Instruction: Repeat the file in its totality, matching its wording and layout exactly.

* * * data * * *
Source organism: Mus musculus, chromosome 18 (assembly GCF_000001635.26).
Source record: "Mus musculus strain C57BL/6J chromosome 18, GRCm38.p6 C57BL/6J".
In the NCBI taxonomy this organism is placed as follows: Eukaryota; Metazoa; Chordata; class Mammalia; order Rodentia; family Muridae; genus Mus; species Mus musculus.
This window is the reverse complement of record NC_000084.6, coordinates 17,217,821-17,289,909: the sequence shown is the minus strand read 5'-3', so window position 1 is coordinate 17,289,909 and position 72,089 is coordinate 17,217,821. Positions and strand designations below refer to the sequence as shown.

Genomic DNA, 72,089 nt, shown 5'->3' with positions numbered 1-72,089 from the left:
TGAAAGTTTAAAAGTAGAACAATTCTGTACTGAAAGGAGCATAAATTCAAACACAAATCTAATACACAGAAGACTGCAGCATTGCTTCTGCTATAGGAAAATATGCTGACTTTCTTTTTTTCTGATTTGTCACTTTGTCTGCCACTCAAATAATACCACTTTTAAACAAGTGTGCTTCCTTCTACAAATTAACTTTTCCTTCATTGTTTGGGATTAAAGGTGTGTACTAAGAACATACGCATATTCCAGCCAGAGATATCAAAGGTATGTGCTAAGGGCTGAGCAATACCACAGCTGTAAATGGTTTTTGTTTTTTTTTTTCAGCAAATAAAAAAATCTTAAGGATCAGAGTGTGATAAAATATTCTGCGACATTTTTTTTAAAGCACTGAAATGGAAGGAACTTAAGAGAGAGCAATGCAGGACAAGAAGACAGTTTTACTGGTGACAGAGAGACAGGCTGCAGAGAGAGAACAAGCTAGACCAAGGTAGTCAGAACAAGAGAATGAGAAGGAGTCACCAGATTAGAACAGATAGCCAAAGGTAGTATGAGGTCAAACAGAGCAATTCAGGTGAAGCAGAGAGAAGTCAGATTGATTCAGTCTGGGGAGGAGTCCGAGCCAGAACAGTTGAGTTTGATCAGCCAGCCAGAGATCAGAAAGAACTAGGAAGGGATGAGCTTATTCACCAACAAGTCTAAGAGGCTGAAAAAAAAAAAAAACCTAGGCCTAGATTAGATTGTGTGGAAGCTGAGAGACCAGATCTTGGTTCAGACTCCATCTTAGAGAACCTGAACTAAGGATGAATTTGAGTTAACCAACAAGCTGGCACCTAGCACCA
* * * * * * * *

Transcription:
Source organism: Mus musculus, chromosome 18 (assembly GCF_000001635.26).
Source record: "Mus musculus strain C57BL/6J chromosome 18, GRCm38.p6 C57BL/6J".
In the NCBI taxonomy this organism is placed as follows: Eukaryota; Metazoa; Chordata; class Mammalia; order Rodentia; family Muridae; genus Mus; species Mus musculus.
This window is the reverse complement of record NC_000084.6, coordinates 17,217,821-17,289,909: the sequence shown is the minus strand read 5'-3', so window position 1 is coordinate 17,289,909 and position 72,089 is coordinate 17,217,821. Positions and strand designations below refer to the sequence as shown.

Genomic DNA, 72,089 nt, shown 5'->3' with positions numbered 1-72,089 from the left:
TGAAAGTTTAAAAGTAGAACAATTCTGTACTGAAAGGAGCATAAATTCAAACACAAATCTAATACACAGAAGACTGCAGCATTGCTTCTGCTATAGGAAAATATGCTGACTTTCTTTTTTTCTGATTTGTCACTTTGTCTGCCACTCAAATAATACCACTTTTAAACAAGTGTGCTTCCTTCTACAAATTAACTTTTCCTTCATTGTTTGGGATTAAAGGTGTGTACTAAGAACATACGCATATTCCAGCCAGAGATATCAAAGGTATGTGCTAAGGGCTGAGCAATACCACAGCTGTAAATGGTTTTTGTTTTTTTTTTTCAGCAAATAAAAAAATCTTAAGGATCAGAGTGTGATAAAATATTCTGCGACATTTTTTTTAAAGCACTGAAATGGAAGGAACTTAAGAGAGAGCAATGCAGGACAAGAAGACAGTTTTACTGGTGACAGAGAGACAGGCTGCAGAGAGAGAACAAGCTAGACCAAGGTAGTCAGAACAAGAGAATGAGAAGGAGTCACCAGATTAGAACAGATAGCCAAAGGTAGTATGAGGTCAAACAGAGCAATTCAGGTGAAGCAGAGAGAAGTCAGATTGATTCAGTCTGGGGAGGAGTCCGAGCCAGAACAGTTGAGTTTGATCAGCCAGCCAGAGATCAGAAAGAACTAGGAAGGGATGAGCTTATTCACCAACAAGTCTAAGAGGCTGAAAAAAAAAAAAAACCTAGGCCTAGATTAGATTGTGTGGAAGCTGAGAGACCAGATCTTGGTTCAGACTCCATCTTAGAGAACCTGAACTAAGGATGAATTTGAGTTAACCAACAAGCTGGCACCTAGCACCA